lele at metapensiero.it
Tue Jul 22 08:32:20 CEST 2014
Monte Milanuk <memilanuk at invalid.com> writes:
> On 2014-07-21, Lele Gaifax <lele at metapensiero.it> wrote:
>> Monte Milanuk <memilanuk at invalid.com> writes:
>>> How hard was it to migrate from a desktop app to what you have now?
>> Well, basically I rewrote everything, there's nothing in common. The
>> original application was written in Delphi, using Paradox tables, no
>> i18n, no multiuser, no PDF printouts... On the other hand, with Python
>> is far easier to get something working, and databasing with SQLAlchemy
>> is a pleasure. On the frontend, ExtJS is impressive, even if it has its
>> own drawbacks.
> Any hints/opinions on what those drawbacks might be? I know literally
> almost nothing about JS. I worked thru a short generic tutorial a couple
> years ago, but nothing like these libraries I see people talking about
> now like jquery, angular, ext, and so on. Hence my hesitation at adding
> another learning curve on top of python and the various libraries needed
> for this first 'real' project.
I completely agree with Roy on the language itself, it has several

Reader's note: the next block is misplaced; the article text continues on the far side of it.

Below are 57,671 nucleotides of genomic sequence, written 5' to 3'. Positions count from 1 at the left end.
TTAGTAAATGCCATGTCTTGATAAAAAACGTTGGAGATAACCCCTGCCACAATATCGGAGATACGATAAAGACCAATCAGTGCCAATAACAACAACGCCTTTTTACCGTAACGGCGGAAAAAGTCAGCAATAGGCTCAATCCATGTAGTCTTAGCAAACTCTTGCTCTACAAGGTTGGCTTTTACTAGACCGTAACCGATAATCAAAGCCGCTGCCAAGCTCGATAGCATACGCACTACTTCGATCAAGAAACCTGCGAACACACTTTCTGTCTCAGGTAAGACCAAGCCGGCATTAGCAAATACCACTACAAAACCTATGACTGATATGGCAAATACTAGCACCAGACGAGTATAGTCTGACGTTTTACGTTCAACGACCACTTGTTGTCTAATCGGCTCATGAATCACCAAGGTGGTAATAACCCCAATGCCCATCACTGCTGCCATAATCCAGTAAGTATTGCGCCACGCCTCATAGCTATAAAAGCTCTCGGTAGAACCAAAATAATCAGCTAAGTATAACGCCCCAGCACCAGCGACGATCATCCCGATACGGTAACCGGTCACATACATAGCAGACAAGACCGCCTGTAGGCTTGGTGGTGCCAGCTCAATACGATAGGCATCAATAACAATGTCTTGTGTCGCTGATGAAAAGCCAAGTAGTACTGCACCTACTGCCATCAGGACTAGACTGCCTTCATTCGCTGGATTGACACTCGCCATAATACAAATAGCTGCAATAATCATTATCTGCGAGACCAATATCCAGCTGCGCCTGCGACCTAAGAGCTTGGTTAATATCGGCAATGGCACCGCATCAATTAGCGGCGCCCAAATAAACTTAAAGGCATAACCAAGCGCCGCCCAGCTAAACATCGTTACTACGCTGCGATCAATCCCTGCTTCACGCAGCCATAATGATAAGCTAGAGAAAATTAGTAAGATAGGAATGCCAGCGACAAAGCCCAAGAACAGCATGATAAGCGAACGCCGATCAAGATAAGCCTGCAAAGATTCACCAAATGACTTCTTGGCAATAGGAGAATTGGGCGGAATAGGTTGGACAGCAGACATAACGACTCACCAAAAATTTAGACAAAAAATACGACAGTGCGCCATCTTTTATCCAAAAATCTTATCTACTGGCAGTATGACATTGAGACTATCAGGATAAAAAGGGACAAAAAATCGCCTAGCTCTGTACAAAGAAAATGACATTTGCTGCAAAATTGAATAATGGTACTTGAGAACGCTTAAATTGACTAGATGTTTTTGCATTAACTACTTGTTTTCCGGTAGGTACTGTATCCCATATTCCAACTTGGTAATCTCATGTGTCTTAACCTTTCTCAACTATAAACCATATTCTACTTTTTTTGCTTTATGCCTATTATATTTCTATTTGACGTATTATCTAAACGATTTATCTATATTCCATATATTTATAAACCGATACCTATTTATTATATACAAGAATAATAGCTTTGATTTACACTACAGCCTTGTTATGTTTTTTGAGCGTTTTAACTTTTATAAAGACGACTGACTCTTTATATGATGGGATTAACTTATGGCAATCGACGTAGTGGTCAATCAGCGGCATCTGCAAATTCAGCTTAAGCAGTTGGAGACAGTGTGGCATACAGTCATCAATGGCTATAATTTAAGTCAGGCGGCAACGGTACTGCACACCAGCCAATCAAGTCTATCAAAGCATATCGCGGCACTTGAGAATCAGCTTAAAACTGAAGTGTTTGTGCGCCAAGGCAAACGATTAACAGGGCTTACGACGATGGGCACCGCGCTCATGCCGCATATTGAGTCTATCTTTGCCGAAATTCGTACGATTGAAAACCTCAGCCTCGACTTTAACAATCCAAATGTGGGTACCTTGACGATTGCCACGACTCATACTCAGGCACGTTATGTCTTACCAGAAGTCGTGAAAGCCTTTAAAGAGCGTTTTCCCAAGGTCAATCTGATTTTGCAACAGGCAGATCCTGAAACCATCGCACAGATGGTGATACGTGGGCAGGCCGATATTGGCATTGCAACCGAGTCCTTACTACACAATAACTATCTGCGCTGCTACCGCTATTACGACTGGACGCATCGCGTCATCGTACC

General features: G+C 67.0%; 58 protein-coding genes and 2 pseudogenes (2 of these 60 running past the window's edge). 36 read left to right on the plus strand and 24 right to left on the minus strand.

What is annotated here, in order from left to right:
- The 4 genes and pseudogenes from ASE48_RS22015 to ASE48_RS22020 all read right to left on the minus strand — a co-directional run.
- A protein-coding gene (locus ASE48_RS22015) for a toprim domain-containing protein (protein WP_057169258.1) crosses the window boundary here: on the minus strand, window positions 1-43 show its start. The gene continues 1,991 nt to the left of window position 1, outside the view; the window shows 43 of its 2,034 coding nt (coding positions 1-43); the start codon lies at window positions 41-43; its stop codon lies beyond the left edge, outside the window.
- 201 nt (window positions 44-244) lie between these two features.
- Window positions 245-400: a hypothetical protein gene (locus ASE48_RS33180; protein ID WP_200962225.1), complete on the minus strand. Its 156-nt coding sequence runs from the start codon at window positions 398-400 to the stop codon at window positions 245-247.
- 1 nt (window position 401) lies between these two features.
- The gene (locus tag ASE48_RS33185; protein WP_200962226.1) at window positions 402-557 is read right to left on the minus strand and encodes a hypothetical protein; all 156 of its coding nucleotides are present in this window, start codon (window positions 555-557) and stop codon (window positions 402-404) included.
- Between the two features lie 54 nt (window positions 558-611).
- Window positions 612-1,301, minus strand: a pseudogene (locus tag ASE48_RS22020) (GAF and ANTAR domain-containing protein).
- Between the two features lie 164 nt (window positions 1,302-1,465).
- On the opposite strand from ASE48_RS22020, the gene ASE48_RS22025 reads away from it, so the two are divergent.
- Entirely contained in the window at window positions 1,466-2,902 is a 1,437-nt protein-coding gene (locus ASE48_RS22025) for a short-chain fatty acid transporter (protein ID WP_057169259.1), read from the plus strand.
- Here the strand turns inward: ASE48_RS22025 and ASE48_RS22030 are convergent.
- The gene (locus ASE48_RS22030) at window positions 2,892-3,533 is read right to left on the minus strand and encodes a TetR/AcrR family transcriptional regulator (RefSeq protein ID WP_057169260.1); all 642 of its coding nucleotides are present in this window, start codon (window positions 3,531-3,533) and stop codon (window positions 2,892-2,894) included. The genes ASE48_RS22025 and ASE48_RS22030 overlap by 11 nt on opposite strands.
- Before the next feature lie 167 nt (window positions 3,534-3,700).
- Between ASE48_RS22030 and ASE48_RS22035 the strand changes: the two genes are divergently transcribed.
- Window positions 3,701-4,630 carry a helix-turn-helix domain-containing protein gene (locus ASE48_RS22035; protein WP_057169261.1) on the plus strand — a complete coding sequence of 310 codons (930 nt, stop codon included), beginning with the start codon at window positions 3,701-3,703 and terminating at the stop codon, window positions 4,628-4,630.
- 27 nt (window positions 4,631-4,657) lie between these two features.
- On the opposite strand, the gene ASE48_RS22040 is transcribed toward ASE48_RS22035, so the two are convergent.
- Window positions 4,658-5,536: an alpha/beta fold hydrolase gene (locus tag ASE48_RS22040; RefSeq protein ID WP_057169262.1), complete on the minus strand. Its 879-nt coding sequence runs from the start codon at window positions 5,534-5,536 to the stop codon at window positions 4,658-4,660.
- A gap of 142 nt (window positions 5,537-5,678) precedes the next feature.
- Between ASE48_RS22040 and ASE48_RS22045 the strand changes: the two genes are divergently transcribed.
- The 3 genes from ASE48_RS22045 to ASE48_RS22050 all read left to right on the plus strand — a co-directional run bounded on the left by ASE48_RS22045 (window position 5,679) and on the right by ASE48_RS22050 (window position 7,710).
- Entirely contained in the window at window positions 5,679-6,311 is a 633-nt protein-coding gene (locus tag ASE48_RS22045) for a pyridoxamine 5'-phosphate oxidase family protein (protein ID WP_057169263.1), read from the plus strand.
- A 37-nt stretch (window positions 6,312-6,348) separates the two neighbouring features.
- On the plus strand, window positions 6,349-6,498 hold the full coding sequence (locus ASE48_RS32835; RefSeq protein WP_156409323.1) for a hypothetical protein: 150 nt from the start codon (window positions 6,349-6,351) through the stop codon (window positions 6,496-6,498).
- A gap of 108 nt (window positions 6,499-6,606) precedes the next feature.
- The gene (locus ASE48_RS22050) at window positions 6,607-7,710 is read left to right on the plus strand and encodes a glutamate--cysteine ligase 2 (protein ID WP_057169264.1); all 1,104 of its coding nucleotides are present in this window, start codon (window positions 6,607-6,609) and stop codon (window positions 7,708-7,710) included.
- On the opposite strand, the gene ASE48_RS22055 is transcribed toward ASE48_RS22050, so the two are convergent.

tricky parts that require some training to learn how to avoid, "defects"
that are inherent to language and to the syntax, that no framework or
library can really eliminate. There is a very good book by Douglas
Crockford, "JS: the good parts" that I recommend reading.
On the framework, ExtJS is the one I know better and its quite good and
powerful: it has a dual license, GPL for free software projects and a
commercial version, very good documentation and a lot of users. My main
complaint is about their (Sencha's) release policy which frankly sucks,
on both sides (free and commercial): they do not have a clear roadmap,
you report bugs in a forum and from then on you cannot know if and when
the bug gets fixed, or even released. They do not promise any kind of
backward compatibility, and several times they irremediably broke the
internal implementation of a few widgets I used from one minor version
to the next and eventually released a proper fix only for the commercial
version. They assert to have an extensive suite of unit and functional
tests, but sometime I have the doubt they do not run it as often as one
would expect :-)
On the other hand, it has good and extensive examples, so the learning
curve is not so steep (I'm clearly biased here, but I introduced several
young developers to that environment and that's what they said too).
Anyway, don't be scared: start on the Python side, laying down the
foundations of the application, the database model, the main business
logic, unit and functional tests, and so on. Any kind of frontend, be it
a traditional desktop application or a web based one will build on that.
nickname: Lele Gaifax | Quando vivrò di quello che ho pensato ieri
real: Emanuele Gaifas | comincerò ad aver paura di chi mi copia.
lele at metapensiero.it | -- Fortunato Depero, 1929.
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